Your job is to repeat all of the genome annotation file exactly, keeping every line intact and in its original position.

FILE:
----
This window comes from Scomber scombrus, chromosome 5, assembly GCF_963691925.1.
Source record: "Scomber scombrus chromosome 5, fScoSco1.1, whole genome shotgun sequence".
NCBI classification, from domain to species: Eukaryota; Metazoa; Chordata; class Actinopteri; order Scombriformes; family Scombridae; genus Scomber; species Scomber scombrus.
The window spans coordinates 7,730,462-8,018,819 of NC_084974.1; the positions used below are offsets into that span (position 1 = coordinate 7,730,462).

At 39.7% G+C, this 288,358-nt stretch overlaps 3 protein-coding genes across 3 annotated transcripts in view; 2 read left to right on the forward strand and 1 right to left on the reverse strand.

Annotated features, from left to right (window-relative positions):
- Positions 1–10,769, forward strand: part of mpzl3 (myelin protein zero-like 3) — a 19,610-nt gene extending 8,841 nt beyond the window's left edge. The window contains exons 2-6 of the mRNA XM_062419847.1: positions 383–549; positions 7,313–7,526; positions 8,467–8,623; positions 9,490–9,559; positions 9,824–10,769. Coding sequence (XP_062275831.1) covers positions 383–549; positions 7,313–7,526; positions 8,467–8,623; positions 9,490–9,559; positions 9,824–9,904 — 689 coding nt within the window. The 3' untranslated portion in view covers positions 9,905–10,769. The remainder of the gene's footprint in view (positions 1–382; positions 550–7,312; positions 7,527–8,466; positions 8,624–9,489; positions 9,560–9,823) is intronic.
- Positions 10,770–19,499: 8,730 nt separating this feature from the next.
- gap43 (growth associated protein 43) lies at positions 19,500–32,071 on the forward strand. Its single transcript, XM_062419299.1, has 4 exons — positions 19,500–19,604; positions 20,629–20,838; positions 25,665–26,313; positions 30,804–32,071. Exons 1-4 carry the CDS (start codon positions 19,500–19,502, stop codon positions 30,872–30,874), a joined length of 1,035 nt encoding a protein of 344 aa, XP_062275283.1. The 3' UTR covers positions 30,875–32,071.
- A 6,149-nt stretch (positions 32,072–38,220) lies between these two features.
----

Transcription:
This window comes from Scomber scombrus, chromosome 5, assembly GCF_963691925.1.
Source record: "Scomber scombrus chromosome 5, fScoSco1.1, whole genome shotgun sequence".
NCBI classification, from domain to species: Eukaryota; Metazoa; Chordata; class Actinopteri; order Scombriformes; family Scombridae; genus Scomber; species Scomber scombrus.
The window spans coordinates 7,730,462-8,018,819 of NC_084974.1; the positions used below are offsets into that span (position 1 = coordinate 7,730,462).

At 39.7% G+C, this 288,358-nt stretch overlaps 3 protein-coding genes across 3 annotated transcripts in view; 2 read left to right on the forward strand and 1 right to left on the reverse strand.

Annotated features, from left to right (window-relative positions):
- Positions 1–10,769, forward strand: part of mpzl3 (myelin protein zero-like 3) — a 19,610-nt gene extending 8,841 nt beyond the window's left edge. The window contains exons 2-6 of the mRNA XM_062419847.1: positions 383–549; positions 7,313–7,526; positions 8,467–8,623; positions 9,490–9,559; positions 9,824–10,769. Coding sequence (XP_062275831.1) covers positions 383–549; positions 7,313–7,526; positions 8,467–8,623; positions 9,490–9,559; positions 9,824–9,904 — 689 coding nt within the window. The 3' untranslated portion in view covers positions 9,905–10,769. The remainder of the gene's footprint in view (positions 1–382; positions 550–7,312; positions 7,527–8,466; positions 8,624–9,489; positions 9,560–9,823) is intronic.
- Positions 10,770–19,499: 8,730 nt separating this feature from the next.
- gap43 (growth associated protein 43) lies at positions 19,500–32,071 on the forward strand. Its single transcript, XM_062419299.1, has 4 exons — positions 19,500–19,604; positions 20,629–20,838; positions 25,665–26,313; positions 30,804–32,071. Exons 1-4 carry the CDS (start codon positions 19,500–19,502, stop codon positions 30,872–30,874), a joined length of 1,035 nt encoding a protein of 344 aa, XP_062275283.1. The 3' UTR covers positions 30,875–32,071.
- A 6,149-nt stretch (positions 32,072–38,220) lies between these two features.